Pedro:  True, and that brings up another reason why a lot of this gets ignored.  We all, or most of us, have been parents at some point.  (With a laugh, turning to Limato) And some without even knowing it.

Limato: (laughing) Why you lookin’ at me?

Pedro:  So we tend to remember how we felt about the schools at that time, since it was such an intense time of love for our kids.  So even after the kids are gone we still act like parents and  treat the schools as if they were providing us with that same kind of parental benefit that they used to.  We forget that now, as non-parents and members of the general population, we need something different.  We need to make the connection to those grads whom we are educating – it won’t just come to us as it did with our own kids. But we forget that.  We’ve been both parents and non-parents, but we let the parent mode dominate.

Tom:    So then we don’t realize that we need to do something about this lack of connection to the grads.  We think like a parent even though we aren’t, and this lets the problem fester.

Limato: So why can’t we just let the parents support the schools?  They have the incentive.

Bob:     Because, my dim-witted friend, they can’t afford it.  Didn’t we just go through all this? There are too few of them.  They need the money from the rest of the population.  That’s why we have public schools in the first place.  Parents are only a quarter of the population; they can’t do it alone.

Pedro:  And even if they could afford it, as sometimes does happen in suburban schools, they really are not all that good at supporting what the schools need, which are long-term solutions.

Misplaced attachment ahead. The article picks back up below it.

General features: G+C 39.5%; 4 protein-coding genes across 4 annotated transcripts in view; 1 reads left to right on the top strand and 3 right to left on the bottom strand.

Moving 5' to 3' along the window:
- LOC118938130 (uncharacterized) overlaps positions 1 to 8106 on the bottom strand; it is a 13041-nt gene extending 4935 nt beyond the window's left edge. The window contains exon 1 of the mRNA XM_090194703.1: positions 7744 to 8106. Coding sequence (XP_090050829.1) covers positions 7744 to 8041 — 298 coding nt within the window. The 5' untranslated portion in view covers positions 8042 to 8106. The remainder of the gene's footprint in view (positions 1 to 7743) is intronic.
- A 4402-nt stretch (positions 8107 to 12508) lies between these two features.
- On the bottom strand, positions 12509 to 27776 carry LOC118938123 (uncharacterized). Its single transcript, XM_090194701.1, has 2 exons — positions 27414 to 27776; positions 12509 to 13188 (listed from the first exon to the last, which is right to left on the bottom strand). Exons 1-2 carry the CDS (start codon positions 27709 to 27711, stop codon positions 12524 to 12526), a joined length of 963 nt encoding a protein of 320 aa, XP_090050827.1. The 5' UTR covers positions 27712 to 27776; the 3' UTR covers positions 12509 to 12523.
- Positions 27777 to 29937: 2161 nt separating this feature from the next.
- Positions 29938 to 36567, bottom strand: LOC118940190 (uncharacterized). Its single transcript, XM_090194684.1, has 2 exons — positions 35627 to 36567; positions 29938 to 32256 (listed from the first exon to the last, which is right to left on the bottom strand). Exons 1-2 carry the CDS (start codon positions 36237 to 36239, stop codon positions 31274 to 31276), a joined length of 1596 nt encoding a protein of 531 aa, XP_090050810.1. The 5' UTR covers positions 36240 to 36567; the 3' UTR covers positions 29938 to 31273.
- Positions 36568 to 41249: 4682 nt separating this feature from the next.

For example: suppose we decide we want better 7th grade math teachers.  So we set up a program to find these, and pay for their high quality, and train them well, and get them into the classroom.  This all costs money and time, spread out over many years, but will be well worth it in the long run.  But who will pay for this?  Not usually the parents.  Are they going to start paying extra when their kid is in the third grade? Even then they wouldn’t probably get the full benefit from the better 7th grade teachers, since it will take years to find and train them, and then a few more for them to reach their peak.  Their kid will be long gone by then.

This is why good private schools don’t pay for these long-term improvements out of tuition.  The parents don’t want to pay for something that won’t usually benefit them.  The schools have to set up some kind of “campaign” and get outside donors for things like better teachers.  Parents have too short a window to want to spend money on this. They will pay for better lunches, or a new rec. program that starts in the spring – things that will happen soon, but not long-term substantial changes in the structure of the whole school.

Tom:    We already have parent-only supported schools all around – day-care centers, for example.  They meet in church basements and pay their teachers less than the minimum wage.  That’s what true parent-only local control looks like.

Limato: So why does everyone keep talking about this?

Pedro:  Good question.


Peter Dodington

August 14, 2015